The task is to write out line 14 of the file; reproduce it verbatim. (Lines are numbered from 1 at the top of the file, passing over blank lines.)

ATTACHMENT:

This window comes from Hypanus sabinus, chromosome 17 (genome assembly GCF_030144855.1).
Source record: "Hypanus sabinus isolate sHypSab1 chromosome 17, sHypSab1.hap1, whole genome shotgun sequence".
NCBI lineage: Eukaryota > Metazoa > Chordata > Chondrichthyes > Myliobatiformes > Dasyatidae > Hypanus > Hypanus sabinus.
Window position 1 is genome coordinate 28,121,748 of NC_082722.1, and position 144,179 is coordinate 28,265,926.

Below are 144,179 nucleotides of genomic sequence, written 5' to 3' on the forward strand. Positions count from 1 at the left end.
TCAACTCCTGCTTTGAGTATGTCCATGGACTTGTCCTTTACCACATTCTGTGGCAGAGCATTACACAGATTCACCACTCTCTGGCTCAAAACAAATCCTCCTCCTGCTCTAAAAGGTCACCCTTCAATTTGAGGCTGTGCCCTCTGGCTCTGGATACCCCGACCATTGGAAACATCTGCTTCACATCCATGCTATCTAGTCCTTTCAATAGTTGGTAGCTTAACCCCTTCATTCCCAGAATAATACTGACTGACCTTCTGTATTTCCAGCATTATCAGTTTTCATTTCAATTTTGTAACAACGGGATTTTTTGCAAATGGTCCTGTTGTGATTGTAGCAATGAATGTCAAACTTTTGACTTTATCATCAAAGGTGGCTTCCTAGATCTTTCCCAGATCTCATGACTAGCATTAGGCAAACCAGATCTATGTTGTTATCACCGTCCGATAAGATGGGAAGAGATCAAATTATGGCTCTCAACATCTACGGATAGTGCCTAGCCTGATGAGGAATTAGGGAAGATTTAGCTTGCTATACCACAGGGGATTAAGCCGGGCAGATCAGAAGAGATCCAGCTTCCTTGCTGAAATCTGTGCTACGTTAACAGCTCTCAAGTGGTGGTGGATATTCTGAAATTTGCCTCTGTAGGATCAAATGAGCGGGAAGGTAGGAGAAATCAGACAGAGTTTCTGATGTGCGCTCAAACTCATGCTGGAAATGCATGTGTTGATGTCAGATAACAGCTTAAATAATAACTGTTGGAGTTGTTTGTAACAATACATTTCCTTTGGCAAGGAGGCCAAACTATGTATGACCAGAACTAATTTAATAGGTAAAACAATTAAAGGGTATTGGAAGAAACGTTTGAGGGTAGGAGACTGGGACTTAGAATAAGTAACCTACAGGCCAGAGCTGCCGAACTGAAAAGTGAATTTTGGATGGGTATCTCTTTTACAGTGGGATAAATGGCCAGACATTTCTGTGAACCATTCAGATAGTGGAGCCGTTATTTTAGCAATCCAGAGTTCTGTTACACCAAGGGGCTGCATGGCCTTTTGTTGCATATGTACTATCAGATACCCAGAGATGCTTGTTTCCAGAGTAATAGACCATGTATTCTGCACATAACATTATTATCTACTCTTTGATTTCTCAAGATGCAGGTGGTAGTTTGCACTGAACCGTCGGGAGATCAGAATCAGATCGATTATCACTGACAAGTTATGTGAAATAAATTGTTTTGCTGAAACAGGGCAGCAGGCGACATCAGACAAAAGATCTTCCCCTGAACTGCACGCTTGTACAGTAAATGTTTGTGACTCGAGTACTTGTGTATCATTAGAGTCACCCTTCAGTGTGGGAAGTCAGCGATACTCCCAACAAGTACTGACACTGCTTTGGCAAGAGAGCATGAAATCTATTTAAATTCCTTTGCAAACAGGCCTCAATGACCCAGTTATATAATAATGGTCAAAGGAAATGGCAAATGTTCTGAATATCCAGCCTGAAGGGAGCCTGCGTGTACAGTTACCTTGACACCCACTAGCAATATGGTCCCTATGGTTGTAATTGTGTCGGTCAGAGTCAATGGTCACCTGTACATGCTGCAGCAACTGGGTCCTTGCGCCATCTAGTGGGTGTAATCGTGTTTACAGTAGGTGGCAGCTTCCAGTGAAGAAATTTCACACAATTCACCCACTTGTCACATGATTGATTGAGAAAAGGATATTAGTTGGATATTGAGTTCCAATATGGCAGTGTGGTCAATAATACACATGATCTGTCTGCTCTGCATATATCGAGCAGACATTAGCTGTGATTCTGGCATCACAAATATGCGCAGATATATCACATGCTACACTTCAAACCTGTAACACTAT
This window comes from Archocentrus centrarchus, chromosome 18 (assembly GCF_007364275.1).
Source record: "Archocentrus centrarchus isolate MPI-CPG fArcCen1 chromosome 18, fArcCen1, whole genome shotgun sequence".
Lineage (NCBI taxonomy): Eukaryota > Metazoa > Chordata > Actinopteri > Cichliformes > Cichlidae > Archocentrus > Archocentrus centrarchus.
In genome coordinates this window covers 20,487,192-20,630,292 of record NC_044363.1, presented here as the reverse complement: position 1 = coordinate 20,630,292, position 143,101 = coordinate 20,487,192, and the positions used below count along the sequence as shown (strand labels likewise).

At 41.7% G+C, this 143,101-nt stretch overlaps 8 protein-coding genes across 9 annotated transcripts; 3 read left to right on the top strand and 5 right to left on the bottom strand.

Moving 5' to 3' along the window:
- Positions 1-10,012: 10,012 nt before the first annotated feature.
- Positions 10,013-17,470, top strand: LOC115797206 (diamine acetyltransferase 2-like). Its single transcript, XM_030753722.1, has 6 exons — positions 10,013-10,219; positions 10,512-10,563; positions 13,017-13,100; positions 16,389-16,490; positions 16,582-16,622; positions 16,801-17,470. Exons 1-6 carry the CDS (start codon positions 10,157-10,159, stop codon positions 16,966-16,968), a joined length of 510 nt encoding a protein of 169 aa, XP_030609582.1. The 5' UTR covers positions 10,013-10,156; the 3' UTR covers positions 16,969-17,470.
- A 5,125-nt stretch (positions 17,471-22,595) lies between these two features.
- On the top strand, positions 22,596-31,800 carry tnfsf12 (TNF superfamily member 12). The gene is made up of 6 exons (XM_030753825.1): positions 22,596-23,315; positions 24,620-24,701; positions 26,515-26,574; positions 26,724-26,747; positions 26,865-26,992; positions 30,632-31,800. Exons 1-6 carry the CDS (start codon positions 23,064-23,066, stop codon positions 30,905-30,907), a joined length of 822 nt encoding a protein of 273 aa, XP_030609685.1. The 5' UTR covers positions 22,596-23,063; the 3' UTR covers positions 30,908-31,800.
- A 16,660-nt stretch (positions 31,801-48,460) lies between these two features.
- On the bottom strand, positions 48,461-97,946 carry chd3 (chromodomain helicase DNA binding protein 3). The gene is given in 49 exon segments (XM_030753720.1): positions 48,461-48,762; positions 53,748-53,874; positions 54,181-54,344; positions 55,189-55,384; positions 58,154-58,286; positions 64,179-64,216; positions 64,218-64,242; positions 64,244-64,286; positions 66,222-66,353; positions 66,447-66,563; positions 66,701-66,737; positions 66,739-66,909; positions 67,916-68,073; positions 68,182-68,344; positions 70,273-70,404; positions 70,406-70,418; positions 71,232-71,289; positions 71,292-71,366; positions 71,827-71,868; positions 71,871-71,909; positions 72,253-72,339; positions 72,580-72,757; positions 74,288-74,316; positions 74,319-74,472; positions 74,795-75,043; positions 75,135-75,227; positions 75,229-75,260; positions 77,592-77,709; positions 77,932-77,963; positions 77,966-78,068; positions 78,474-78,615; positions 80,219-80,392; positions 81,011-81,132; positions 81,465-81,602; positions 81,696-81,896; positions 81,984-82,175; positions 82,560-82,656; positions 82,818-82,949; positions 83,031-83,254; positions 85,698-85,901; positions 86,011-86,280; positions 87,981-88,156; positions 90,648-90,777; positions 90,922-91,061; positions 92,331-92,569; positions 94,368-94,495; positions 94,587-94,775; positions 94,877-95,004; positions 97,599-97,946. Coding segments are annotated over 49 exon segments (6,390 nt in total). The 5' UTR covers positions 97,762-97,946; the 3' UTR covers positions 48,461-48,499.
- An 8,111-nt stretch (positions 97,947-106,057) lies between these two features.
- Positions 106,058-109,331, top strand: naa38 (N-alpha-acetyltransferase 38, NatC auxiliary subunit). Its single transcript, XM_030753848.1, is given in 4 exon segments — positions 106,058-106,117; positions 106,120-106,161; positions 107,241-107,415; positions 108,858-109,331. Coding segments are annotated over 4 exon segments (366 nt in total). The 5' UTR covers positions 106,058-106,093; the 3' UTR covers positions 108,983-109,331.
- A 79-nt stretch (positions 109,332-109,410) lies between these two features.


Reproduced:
- Positions 10,013-17,470, top strand: LOC115797206 (diamine acetyltransferase 2-like). Its single transcript, XM_030753722.1, has 6 exons — positions 10,013-10,219; positions 10,512-10,563; positions 13,017-13,100; positions 16,389-16,490; positions 16,582-16,622; positions 16,801-17,470. Exons 1-6 carry the CDS (start codon positions 10,157-10,159, stop codon positions 16,966-16,968), a joined length of 510 nt encoding a protein of 169 aa, XP_030609582.1. The 5' UTR covers positions 10,013-10,156; the 3' UTR covers positions 16,969-17,470.